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Banner masts to go in city's revamp scheme

SIX controversial masts in Chester's historic Town Hall square could soon be removed as part of a city centre revamp.

SIX controversial masts in Chester's historic Town Hall square could soon be removed as part of a city centre revamp.

The nautical masts, flying giant colourful banners, have been one of the most distinctive features of the square since they were put in place two years ago.

They have been used to publicise forthcoming events and shows for the benefit of tourists and residents.

Supporters of the masts say they are a vital promotional tool for tourism and lend a continental feel to one of Chester's most important public spaces.

But the masts have also been criticised on the grounds that they clutter up the square and interfere with the view of the Town Hall, the cathedral and other key buildings.

Now city council bosses are to consider plans to remove four of the masts in front of the civic buildings, with the remaining two, which stand in front of the Forum council building, also likely to be removed or relocated.

The move comes as council planners consider a £185m scheme to redevelop the area around Northgate Street into a centre of commerce and leisure.

This includes major changes to Town Hall square which would see the library relocated and the Gateway Theatre knocked down and replaced by a new building elsewhere in the city.

Council officers say the proposal to remove the masts has in part arisen in response to public opinion.

A report to council cabinet members said: "Of the six masts in the Town Hall square, it is intended to remove the four in front of the Town Hall. The two in front of the Forum entrance will be retained for the moment and will continue to provide a function for the display of event banners."

But the masts remain popular with events organisers who book them for high-profile advertising.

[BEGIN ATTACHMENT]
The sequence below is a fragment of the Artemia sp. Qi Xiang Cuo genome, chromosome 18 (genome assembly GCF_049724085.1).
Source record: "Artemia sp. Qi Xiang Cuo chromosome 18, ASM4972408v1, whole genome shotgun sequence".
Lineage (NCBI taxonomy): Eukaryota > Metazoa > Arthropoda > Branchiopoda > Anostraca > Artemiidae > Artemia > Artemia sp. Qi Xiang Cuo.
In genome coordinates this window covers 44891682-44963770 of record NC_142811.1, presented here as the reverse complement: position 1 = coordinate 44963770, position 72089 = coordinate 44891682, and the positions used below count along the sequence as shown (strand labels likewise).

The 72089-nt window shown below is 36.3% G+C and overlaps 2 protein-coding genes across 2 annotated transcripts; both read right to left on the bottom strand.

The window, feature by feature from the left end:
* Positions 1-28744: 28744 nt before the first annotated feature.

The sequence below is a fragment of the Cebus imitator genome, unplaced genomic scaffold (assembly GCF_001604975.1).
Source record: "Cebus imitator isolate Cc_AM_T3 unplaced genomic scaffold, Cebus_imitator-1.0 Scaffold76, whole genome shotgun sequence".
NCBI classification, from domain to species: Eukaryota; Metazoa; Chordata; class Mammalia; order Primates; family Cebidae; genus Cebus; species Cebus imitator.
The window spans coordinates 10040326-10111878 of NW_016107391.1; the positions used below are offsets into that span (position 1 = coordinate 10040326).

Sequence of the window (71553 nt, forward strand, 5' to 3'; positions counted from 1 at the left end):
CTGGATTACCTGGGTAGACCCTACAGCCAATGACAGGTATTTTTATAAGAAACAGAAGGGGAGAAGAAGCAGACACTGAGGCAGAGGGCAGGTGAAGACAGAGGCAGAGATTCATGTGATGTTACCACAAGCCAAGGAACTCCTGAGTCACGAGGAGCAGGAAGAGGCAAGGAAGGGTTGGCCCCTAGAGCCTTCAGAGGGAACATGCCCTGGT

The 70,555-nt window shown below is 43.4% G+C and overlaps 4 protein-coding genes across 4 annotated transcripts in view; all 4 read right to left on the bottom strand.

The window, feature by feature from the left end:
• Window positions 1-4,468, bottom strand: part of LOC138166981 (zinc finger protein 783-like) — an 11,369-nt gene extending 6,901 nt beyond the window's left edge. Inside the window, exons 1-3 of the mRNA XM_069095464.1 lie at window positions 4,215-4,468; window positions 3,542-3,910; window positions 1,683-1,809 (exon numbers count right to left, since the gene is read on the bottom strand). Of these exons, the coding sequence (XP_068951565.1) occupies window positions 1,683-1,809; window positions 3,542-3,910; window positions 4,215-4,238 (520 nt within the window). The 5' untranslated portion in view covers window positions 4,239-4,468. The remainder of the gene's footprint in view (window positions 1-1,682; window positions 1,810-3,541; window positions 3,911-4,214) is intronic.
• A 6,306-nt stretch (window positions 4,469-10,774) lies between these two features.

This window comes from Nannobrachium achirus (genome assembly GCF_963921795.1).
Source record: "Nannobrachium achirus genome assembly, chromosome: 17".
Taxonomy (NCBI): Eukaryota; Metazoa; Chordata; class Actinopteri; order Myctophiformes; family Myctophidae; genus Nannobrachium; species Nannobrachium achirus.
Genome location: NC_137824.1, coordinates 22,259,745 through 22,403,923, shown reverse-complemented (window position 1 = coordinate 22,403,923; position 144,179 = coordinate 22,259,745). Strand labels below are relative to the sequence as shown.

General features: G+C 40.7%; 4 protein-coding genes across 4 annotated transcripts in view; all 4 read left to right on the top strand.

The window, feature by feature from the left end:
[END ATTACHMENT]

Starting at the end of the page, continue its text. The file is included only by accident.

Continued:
Over the few months, the masts will be used to promote Chester Market, Chester College, the Gateway Theatre, Grosvenor Museum, Chester Literature Festival and Chester Tree Festival.

The city council intends to honour these bookings and the masts would be removed in early January and stored at a council depot on Bumpers Lane.

The masts were originally designed to reflect Chester's nautical origins and its historical role as a medieval port.

The initial debate on the project split the city council down the middle and its former cultural development officer Peter Figurado, who oversaw the project, was heavily criticised by objectors at the time.

Council leader John Price and deputy leader David Evans were last night unavailable for comment.

One city councillor, who did not wish to be named, said: "This debate has been going on for a long time.

"There are people who think the masts obscure the view of the cathedral for tourists and that, with all the lampposts and bollards in the square, they are just cluttering it up even more.

"Personally, I rather like them. They are a very distinctive part of Chester city centre. They have a nautical theme which recalls the days when the River Dee was a navigable river."

The Cabinet will decide the fate of the masts at a meeting on Thursday. k


David Holmes
Chief News Reporter
David Norbury
Mike Fuller
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